Avalanche Problem 2
type aspect/elevation characteristics
LIKELIHOOD
LIKELY
UNLIKELY
SIZE
LARGE
SMALL
TREND
INCREASING DANGER
SAME
DECREASING DANGER
over the next 24 hours
description

Even in wind-sheltered terrain, the dense new snow will form a slab over the low-density powder of the past few days, and slides can be triggered in sheltered areas.

Avalanche Problem 3
type aspect/elevation characteristics
LIKELIHOOD
LIKELY
UNLIKELY
SIZE
LARGE
SMALL
TREND
INCREASING DANGER
SAME
DECREASING DANGER
over the next 24 hours
description

The persistent faceted layer we are most concerned about is the snow that was on the surface last week. It’s most widespread in more sheltered, mid to low elevation terrain. Slides breaking on this layer will only be slightly deeper than new snow slides, but more tricky. They could be triggered remotely from a distance or from below, or they can be stubborn and break above you when you’re mid slope. Also, a smaller new snow slide could step down, creating a deeper, wider. Collapsing is a sign of instability.

On other aspects and elevations, there's a variety of buried thin and thick crusts, some with associated facets. These could act as weak layers or bedsurfaces, and distribution is complicated.

weather

The approaching cold front is expected to cross the northern Utah mountains by around noon. Ahead of the front, strong southerly winds and snow will continue. With the passage of the cold front, expect winds to shift to the west and gradually decrease this afternoon. An additional 6 to 12” of snow is expected today, with locally higher amounts possible.

10,000’ temperatures will cool behind the front, dropping into the single digits by Tuesday morning. Cold, unstable air could produce periods of low-density snow tonight and Tuesday.

general announcements

Remember your information can save lives. If you see anything we should know about, please help us out by submitting snow and avalanche conditions. You can also call us at 801-524-5304, email by clicking HERE, or include #utavy in your tweet or Instagram.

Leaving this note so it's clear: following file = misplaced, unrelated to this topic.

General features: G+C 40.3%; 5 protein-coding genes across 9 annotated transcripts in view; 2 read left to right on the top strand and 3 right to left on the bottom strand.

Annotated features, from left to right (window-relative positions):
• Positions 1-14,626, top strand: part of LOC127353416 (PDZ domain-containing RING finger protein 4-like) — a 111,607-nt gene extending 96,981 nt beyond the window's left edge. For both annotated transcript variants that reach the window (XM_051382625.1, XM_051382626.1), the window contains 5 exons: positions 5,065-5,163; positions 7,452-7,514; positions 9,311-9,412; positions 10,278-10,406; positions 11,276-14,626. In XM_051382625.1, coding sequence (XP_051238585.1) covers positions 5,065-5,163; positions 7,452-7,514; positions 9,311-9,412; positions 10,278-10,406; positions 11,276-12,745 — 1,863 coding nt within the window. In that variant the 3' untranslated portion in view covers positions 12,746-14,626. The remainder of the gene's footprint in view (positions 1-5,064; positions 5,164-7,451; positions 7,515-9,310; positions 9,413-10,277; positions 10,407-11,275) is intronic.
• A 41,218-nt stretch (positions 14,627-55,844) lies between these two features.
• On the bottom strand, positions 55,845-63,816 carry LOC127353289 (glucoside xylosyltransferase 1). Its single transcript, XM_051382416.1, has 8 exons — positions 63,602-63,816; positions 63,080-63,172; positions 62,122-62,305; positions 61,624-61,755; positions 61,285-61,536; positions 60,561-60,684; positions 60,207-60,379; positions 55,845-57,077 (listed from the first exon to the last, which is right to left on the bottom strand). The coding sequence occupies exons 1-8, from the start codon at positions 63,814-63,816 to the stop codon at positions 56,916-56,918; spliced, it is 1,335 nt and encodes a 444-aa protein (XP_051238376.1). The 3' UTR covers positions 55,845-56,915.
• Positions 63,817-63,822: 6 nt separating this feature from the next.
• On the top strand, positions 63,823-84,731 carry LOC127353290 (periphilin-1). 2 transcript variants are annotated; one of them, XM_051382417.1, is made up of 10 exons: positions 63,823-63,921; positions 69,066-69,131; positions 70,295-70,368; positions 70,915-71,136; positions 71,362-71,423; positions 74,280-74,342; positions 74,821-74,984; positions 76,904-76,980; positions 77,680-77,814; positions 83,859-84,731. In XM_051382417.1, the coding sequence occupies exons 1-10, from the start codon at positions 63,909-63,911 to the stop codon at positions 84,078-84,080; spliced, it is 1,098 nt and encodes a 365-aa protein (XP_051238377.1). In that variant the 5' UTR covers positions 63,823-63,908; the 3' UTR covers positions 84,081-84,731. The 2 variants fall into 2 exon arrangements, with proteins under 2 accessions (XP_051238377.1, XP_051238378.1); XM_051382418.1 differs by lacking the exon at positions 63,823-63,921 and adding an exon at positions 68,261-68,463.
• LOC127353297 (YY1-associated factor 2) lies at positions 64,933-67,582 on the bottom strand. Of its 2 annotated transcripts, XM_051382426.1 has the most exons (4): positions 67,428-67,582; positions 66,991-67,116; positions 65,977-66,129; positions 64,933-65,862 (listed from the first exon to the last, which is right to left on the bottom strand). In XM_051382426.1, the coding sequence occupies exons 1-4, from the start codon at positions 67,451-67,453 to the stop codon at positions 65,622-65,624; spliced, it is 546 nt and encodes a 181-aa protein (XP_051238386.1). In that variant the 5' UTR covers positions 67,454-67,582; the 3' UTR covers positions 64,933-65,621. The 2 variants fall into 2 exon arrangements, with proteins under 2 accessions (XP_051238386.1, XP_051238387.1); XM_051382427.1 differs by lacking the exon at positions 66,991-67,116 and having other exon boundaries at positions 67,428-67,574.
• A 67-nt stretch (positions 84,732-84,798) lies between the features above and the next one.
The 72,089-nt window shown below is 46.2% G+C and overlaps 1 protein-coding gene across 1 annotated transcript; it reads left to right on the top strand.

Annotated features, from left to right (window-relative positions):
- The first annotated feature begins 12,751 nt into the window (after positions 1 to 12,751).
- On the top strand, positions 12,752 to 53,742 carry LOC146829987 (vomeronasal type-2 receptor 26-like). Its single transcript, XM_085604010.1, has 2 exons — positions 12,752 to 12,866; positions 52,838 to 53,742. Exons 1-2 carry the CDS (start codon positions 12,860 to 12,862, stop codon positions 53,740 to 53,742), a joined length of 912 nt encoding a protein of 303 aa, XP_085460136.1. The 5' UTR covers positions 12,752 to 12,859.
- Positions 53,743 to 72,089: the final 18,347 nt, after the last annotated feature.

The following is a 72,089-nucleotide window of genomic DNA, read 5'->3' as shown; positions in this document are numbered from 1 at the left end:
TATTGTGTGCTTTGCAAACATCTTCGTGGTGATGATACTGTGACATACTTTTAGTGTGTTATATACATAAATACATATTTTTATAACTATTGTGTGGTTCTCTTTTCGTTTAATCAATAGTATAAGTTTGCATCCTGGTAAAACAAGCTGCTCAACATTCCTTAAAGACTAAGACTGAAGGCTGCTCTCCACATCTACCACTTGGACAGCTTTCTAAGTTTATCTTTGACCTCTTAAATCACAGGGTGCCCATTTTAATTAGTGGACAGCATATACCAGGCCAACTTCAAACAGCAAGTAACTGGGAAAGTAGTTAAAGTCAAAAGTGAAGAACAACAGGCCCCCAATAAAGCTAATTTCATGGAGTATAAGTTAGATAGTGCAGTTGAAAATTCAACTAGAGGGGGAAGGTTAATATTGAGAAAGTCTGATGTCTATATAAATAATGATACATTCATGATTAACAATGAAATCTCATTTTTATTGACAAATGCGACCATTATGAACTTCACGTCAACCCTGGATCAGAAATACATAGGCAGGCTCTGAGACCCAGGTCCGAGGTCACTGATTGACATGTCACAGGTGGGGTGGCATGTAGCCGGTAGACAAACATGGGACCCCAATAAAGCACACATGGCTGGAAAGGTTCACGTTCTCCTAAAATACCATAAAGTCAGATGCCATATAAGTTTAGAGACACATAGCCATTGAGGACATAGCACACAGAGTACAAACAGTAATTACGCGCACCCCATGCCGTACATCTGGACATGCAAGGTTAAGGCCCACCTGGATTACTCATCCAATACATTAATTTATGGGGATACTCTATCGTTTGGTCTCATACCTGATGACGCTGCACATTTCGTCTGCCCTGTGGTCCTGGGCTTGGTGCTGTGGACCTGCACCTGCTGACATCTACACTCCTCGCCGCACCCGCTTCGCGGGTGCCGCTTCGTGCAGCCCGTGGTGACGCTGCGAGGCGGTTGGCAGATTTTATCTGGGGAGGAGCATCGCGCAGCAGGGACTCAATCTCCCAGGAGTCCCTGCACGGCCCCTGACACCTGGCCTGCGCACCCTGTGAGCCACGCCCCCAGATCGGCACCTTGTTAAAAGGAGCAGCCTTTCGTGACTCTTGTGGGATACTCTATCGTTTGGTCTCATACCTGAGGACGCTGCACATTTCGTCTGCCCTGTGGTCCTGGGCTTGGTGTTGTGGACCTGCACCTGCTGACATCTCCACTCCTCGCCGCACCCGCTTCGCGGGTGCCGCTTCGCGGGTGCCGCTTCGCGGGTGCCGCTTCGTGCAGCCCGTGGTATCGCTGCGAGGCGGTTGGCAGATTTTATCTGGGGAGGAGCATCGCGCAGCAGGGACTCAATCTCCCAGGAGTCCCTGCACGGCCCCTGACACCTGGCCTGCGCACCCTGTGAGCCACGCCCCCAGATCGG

To get help in an emergency (to request a rescue) in the Wasatch, call 911. Be prepared to give your GPS coordinates or the run name. Dispatchers have a copy of the Wasatch Backcountry Ski map.

Backcountry Emergencies. It outlines your step-by-step method in the event of a winter backcountry incident.

If you trigger an avalanche in the backcountry, but no one is hurt and you do not need assistance, please notify the nearest ski area dispatch to avoid a needless response by rescue teams. Thanks.

EMAIL ADVISORY If you would like to get the daily advisory by email you will need to subscribe here.

DAWN PATROL Hotline updated daily by 5-530am - 888-999-4019 option 8.

TWITTER Updates for your mobile phone - DETAILS

UDOT canyon closures: LINK TO UDOT, or on Twitter, follow @UDOTavy, @CanyonAlerts or @AltaCentral

Utah Avalanche Center mobile app - Get your advisory on your iPhone along with great navigation and rescue tools.

Powderbird Helicopter Skiing - Blog/itinerary for the day

Lost or Found something in the backcountry? - http://nolofo.com/

Ski Utah mobile snow updates

To those skinning uphill at resorts: it is critical to know the resort policy on uphill travel. You can see the uphill travel policy for each resort here.

Benefit the Utah Avalanche Center when you shop from Backcountry.com or REI: Click this link for Backcountry.com or this link to REI, shop, and they will donate a percent of your purchase price to the UAC. Both offer free shipping (with some conditions) so this costs you nothing!

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This information does not apply to developed ski areas or highways where avalanche control is normally done. This advisory is from the U.S.D.A. Forest Service, which is solely responsible for its content. This advisory describes general avalanche conditions and local variations always exist.